Legal research: it’s the bane of every lawyer’s existence. While it used to be that there were relatively few choices when it came to online legal research, times have changed. The Internet age has ushered in a new era in legal research.
One of the first online legal research databases was the Cornell Legal Information Institute , which made legal information free and easily accessible to lawyers and legal consumers alike. It was the first step toward leveling the playing field and providing solos and small firm attorneys with access to an incredible depth of materials that were once only available in academic or government law libraries or in the law libraries of large law firms. Now, solo and small firm lawyers have more options than ever and can choose from wide range of affordable, intuitive, and powerful legal research tools. The trick is sorting through all of the available tools available and finding the right fit for your firm’s needs at the best price.
One example of a unique 21st century legal research platform is Casetext. Casetext is a web-based legal research platform that provides cutting-edge search technology with a twist. It combines their database with the collective knowledge and expertise of the legal community in the form of annotations and insights from other attorneys. A new feature that was recently released that further enhances the platform is Case Analysis Research Assistant (CARA), which allows lawyers to drag-and-drop a brief or memo into a secure webpage in order to obtain a list of suggestions for cases that are relevant to the issues addressed in the document. , and within seconds CARA will suggest a list of cases that may be relevant to the issues in the brief, but that are not yet cited in the brief.
Then, there’s Google Scholar. Scholar’s fully searchable legal case database was first launched in November of 2009 and revolutionized legal research. While it doesn’t provide the in-depth analysis and community annotations that Casetext does, it offers basic, free access to a wide range of legal materials, all of which are accessible and searchable using Scholar’s user-friendly interface. Because of Scholar, lawyers everyone can now search vast case law databases for free. In recent years, its research capabilities have greatly improved, making it easier than ever for solo and small firm lawyers to conduct online legal research. Scholar also includes built-in features that make it easy for lawyers to check the citations of relevant cases.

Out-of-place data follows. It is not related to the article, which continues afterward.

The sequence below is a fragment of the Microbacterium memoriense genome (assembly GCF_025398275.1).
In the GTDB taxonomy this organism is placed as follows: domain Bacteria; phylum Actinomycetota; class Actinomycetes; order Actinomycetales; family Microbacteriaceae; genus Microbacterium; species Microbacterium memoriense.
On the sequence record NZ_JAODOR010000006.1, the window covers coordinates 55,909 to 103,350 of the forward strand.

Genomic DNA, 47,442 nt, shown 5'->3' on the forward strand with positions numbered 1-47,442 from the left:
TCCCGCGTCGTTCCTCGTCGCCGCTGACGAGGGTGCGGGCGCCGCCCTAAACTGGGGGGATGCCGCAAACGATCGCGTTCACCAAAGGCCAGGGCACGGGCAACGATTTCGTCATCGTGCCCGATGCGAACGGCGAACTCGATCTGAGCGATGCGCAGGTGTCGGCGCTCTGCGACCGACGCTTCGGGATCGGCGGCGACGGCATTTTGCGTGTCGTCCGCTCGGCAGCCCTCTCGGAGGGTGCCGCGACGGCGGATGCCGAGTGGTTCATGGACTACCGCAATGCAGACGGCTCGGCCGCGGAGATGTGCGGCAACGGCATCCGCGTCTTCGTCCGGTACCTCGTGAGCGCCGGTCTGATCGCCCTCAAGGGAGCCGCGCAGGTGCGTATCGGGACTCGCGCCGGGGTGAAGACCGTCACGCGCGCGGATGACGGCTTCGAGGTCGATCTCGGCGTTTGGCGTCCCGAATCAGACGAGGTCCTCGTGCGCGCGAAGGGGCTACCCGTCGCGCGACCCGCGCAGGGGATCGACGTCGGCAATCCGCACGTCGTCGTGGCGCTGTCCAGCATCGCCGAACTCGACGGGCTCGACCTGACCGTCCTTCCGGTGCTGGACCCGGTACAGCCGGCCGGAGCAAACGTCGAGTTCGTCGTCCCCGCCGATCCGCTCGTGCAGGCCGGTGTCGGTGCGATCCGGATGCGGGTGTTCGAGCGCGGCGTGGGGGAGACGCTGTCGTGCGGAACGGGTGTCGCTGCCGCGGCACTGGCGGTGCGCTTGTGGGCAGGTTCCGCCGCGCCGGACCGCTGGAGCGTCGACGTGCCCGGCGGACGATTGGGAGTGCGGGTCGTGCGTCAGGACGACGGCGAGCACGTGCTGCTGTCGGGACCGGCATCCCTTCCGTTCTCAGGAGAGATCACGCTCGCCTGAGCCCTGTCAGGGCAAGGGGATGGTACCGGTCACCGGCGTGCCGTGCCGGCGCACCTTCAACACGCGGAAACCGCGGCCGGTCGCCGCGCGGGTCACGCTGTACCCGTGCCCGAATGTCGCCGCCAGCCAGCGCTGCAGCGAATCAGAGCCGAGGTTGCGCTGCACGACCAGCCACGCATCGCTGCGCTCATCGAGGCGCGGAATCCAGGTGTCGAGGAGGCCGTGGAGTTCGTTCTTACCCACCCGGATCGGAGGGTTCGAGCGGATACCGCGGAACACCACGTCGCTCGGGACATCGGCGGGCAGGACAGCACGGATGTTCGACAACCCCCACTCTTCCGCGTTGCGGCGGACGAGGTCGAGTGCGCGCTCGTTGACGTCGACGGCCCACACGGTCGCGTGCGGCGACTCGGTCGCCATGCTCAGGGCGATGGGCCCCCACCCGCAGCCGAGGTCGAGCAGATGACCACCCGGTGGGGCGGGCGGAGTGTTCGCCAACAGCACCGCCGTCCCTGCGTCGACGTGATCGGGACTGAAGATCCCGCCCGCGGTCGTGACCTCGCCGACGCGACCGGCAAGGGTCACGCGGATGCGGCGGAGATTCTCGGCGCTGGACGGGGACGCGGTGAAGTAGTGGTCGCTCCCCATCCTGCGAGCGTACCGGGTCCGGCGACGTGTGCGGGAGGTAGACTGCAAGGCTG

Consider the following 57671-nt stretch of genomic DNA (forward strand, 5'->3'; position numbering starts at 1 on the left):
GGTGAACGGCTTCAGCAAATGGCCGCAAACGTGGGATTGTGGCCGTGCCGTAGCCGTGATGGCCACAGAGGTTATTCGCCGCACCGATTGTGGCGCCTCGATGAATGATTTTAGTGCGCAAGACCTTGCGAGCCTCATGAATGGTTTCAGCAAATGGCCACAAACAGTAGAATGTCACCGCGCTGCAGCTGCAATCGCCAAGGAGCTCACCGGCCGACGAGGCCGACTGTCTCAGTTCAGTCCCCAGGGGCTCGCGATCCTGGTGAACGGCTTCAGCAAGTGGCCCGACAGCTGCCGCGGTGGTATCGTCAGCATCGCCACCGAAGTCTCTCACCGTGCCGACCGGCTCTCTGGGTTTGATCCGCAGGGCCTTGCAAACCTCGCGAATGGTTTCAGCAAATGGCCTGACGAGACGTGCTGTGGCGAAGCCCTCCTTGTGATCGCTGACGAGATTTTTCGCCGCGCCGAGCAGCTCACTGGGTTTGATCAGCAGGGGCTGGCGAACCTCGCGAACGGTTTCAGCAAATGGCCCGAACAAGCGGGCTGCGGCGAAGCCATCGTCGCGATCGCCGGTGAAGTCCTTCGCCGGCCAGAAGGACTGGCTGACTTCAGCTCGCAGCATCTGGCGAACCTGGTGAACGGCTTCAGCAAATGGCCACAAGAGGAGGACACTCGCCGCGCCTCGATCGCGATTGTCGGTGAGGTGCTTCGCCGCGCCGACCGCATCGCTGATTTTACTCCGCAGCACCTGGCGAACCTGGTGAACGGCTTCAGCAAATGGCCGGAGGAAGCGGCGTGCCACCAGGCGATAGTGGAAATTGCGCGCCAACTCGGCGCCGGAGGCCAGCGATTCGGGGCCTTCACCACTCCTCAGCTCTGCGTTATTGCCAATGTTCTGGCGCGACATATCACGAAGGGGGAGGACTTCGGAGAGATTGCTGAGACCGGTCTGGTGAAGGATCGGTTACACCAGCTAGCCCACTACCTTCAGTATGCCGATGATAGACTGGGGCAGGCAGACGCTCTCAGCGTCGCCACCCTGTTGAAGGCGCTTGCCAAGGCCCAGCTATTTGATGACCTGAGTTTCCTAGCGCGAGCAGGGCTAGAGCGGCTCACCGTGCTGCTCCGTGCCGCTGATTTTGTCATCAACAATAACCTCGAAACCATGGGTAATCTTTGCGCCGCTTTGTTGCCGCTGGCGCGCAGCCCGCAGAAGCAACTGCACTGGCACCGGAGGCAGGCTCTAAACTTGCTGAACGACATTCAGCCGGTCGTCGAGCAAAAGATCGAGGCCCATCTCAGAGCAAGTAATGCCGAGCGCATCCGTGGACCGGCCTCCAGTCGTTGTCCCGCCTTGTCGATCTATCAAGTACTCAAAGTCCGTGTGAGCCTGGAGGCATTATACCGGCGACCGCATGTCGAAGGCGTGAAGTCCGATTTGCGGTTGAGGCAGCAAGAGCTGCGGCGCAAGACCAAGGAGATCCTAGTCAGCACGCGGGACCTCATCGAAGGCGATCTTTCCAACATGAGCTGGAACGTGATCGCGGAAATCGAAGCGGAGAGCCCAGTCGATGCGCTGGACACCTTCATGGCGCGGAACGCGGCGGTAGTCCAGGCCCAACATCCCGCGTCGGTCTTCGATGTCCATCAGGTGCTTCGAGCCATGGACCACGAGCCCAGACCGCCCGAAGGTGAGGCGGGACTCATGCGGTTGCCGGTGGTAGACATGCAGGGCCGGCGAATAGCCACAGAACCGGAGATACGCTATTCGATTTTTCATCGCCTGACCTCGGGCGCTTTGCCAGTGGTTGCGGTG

For even more tips on searching for information online, check out the latest edition of “The Cybersleuth’s Guide to the Internet,” written by Carole Levitt and Mark E. Rosch. This book is perfect for lawyers who are seeking to conduct research a dime and take advantage of all the information that the Internet has to offer. It provides a vast array of information and guidance for lawyers seeking to use the Internet for both investigative and legal research.
For many lawyers, web-based computing has truly been the great leveler for legal research, making it easier than ever to obtain affordable access to vast amounts of legal information and analysis. If you’ve been stuck in a legal research rut and are looking for affordable and powerful alternatives to your current legal research arsenal, the tools and resources listed above are a great place to start.